Figure 2. Preference of products of PLD for curved membranes. A) Lipids in which the hydrophobic cross section of acyl chains (pink cylinders) matches the hydrophilic cross section of the polar head group (blue cylinders) are stable in planar membranes but do not pack well when membranes are curved. PC with saturated acyl chains is an example. The preferred substrate for PLD, PC with one monounsaturated acyl chain, has a larger hydrophobic than polar cross section but packs well in membranes containing cholesterol. The product of PLD action, PA, has a small polar head group and is more stable in a membrane leaflet with negative curvature. PA hydrolases remove the phosphate head group from PA to produce DAG, which has a smaller polar head group. Phospholipase A enzymes can convert PA to monoacylated lysophosphatidic acid, which prefers membranes with positive curvature. By interconverting lipids, lipid-modifying enzymes can reduce the energy barrier for curving membranes. B) The membrane stalk that forms when vesicles either bud from a donor membrane or fuse to an acceptor membrane is diagramed. PA is shown in blue facilitating negative curvature in one membrane leaflet in the stalk, and lysophosphatidic acid in red facilitates positive curvature in the opposite leaflet.

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PA Enhances Membrane Fusion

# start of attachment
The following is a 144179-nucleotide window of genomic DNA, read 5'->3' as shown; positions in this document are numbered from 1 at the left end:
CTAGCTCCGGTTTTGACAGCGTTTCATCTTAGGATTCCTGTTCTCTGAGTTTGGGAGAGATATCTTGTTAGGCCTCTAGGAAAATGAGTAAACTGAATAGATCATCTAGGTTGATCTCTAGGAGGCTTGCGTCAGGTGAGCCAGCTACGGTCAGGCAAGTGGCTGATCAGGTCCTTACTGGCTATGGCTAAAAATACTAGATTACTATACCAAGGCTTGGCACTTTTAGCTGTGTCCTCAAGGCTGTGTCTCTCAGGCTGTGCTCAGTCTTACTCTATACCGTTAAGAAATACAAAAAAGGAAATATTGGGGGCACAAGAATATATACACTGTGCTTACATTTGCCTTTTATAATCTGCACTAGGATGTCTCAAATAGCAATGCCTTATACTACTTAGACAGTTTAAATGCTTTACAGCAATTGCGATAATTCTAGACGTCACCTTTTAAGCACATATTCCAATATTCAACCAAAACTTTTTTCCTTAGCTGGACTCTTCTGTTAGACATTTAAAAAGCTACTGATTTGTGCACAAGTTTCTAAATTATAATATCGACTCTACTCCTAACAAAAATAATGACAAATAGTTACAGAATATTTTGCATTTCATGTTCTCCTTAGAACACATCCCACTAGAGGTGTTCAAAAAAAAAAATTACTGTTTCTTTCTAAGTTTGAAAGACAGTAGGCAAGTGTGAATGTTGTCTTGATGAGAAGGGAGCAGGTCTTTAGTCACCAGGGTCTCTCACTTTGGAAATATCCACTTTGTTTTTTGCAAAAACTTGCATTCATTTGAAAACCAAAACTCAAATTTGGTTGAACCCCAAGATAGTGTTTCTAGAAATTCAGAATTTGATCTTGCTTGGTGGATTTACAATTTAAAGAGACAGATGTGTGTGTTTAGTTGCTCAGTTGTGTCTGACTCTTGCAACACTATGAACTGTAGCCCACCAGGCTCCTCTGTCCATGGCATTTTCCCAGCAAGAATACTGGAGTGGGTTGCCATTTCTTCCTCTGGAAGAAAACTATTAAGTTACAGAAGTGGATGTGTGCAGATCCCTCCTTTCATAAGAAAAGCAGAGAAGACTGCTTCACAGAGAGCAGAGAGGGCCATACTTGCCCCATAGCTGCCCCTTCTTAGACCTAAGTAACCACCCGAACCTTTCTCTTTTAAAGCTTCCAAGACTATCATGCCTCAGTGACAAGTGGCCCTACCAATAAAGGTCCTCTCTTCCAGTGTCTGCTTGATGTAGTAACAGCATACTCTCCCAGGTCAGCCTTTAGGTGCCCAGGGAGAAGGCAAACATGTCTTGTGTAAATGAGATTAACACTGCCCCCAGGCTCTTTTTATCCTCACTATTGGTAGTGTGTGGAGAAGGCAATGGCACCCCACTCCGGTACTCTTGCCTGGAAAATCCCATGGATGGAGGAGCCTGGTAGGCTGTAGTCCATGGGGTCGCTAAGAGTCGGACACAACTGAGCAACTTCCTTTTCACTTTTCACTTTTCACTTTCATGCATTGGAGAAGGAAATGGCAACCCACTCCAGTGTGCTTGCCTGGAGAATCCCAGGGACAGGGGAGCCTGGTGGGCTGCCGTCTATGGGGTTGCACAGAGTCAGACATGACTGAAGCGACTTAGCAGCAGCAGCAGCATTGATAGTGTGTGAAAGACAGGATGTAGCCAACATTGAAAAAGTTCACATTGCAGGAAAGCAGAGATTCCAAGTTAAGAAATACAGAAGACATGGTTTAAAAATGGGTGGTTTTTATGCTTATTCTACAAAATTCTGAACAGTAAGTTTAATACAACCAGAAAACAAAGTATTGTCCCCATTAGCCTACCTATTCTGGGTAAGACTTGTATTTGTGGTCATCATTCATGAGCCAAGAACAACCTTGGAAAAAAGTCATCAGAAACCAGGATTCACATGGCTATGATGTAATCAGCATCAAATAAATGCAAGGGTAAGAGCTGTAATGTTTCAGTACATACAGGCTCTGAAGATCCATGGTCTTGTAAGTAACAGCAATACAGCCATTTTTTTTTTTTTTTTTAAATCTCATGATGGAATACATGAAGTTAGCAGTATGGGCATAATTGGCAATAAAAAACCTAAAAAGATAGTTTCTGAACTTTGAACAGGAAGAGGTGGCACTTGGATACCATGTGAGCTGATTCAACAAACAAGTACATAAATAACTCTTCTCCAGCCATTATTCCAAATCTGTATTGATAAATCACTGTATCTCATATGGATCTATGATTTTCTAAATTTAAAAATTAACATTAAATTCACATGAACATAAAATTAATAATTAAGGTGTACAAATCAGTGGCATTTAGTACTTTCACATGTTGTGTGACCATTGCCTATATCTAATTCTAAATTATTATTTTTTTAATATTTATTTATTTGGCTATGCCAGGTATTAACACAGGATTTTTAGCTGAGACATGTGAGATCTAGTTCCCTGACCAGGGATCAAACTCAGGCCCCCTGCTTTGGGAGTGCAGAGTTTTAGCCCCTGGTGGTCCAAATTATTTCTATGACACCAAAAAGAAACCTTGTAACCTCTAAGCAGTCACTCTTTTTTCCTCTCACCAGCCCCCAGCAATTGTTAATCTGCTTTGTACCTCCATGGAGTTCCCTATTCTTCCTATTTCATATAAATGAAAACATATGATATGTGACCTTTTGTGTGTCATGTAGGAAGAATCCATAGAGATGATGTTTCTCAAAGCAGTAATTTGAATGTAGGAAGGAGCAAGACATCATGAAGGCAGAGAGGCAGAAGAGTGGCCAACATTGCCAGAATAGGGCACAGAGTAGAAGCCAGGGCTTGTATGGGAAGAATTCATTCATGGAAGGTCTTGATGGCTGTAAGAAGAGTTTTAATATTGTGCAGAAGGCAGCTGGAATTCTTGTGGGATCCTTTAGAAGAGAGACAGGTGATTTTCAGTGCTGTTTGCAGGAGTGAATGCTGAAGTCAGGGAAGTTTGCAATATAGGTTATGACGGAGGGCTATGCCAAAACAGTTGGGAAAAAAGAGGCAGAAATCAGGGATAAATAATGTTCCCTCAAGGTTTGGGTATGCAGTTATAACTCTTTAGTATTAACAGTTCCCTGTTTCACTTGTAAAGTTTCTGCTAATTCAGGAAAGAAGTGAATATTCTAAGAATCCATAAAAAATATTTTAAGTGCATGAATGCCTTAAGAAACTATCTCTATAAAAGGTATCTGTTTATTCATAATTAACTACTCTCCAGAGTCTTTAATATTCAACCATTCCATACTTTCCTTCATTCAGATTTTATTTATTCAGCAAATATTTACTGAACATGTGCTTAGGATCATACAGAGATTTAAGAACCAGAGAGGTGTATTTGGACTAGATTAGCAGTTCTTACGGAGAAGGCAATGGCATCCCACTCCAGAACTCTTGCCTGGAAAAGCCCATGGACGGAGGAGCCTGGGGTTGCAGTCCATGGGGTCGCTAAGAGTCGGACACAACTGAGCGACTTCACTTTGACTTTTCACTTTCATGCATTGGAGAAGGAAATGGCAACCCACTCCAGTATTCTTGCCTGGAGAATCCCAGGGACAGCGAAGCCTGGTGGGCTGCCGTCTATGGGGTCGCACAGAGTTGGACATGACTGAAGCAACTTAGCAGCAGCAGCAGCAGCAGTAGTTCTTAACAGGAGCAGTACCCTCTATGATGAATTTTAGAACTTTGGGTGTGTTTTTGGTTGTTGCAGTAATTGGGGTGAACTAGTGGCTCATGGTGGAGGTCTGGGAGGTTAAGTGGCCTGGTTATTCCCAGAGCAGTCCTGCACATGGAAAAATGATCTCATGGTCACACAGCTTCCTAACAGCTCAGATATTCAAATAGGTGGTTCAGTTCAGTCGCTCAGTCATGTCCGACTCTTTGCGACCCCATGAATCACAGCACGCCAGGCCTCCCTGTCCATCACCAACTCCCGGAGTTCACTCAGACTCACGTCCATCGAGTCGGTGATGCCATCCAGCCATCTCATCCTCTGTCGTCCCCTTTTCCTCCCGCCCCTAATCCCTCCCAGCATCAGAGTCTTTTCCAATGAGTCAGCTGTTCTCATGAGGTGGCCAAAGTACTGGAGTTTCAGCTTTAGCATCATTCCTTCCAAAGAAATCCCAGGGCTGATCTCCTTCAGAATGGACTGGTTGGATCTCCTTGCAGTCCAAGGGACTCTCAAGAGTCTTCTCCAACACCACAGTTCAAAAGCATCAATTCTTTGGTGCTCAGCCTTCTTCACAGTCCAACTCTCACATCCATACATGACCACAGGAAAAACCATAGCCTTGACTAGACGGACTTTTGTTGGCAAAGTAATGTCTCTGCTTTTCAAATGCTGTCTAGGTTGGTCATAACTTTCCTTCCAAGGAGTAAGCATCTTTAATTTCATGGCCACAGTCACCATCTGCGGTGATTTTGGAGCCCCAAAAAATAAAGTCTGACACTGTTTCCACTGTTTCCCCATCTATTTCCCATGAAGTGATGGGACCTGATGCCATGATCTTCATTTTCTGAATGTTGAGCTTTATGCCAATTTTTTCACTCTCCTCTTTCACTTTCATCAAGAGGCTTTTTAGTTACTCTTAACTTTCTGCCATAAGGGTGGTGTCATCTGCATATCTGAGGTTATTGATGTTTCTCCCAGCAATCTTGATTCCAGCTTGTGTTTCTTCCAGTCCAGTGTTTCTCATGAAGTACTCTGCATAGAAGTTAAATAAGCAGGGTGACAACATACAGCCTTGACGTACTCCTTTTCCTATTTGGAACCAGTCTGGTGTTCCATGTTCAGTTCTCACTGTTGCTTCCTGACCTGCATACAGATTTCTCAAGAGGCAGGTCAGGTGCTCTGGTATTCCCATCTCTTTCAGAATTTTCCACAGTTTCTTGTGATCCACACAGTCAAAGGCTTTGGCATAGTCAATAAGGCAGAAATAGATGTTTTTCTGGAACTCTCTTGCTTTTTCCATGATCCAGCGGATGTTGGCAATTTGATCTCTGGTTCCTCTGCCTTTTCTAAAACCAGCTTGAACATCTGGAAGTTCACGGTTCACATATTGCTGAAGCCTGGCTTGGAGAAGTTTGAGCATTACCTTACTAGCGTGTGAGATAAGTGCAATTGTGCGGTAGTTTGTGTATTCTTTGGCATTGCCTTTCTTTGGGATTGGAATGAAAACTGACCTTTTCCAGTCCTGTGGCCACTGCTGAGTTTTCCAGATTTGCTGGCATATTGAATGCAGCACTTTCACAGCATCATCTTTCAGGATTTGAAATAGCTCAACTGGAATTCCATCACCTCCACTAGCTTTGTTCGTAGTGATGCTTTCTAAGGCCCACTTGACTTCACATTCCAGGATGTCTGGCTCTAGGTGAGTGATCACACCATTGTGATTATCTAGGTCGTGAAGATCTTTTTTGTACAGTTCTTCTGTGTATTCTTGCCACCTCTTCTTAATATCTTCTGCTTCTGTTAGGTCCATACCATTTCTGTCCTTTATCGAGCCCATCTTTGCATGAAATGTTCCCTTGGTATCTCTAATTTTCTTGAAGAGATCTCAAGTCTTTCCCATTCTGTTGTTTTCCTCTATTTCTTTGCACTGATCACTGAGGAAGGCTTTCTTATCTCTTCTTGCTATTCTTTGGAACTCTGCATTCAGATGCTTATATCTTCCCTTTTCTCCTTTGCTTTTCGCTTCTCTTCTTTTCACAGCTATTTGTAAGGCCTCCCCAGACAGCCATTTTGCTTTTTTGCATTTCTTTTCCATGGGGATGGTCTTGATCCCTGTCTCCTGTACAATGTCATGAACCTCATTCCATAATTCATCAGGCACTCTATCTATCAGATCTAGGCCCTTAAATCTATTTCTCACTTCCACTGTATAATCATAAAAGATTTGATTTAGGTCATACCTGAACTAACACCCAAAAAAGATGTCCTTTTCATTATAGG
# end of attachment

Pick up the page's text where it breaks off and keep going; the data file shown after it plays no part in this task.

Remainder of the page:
1. Top of page
  2. Abstract
  3. Mammalian PC-Selective PLDs
  4. Lipid Products of PLD Activity
  5. PA Enhances Membrane Fusion
  6. PA as a Precursor for DAG
  7. PLDs Act as GAPs for Dynamin
  8. Concluding Remarks
  9. References

PLD at exocytic sites

A number of studies indicate that PLD1 and, to a lesser extent, PLD2 play a role in regulated exocytosis (26,27) and in neurotransmitter release (28). Both PLD1 and PLD2 also are involved in the endocytosis of certain signaling receptors (29–31). In contrast, PLD2, but not PLD1, modulates the recycling of transferrin receptors after endocytosis in Hela cells (32). Recent work by Vitale and colleagues provides insight into the mechanism by which these enzymes might contribute to various pathways of membrane traffic (33). Using a combination of techniques, they showed that PA is present on the PM and on secretory granule membranes located very near the PM and that depleting PLD1 by RNA interference inhibited stimulated exocytosis of chromaffin granules by reducing the number of fusion-competent granules without reducing the initial release kinetics. Adding a lipid that favors positive membrane curvature to the outer leaflet of the PM rescued the defect caused by reducing PLD1 expression. One interpretation of these observations is that production of PA by PLD1 at exocytic sites enhances membrane fusion by reducing the barrier for producing the negative membrane curvature required for a vesicle to pass into a hemifused state that has been postulated to be an intermediate on the pathway to exocytosis (34,35).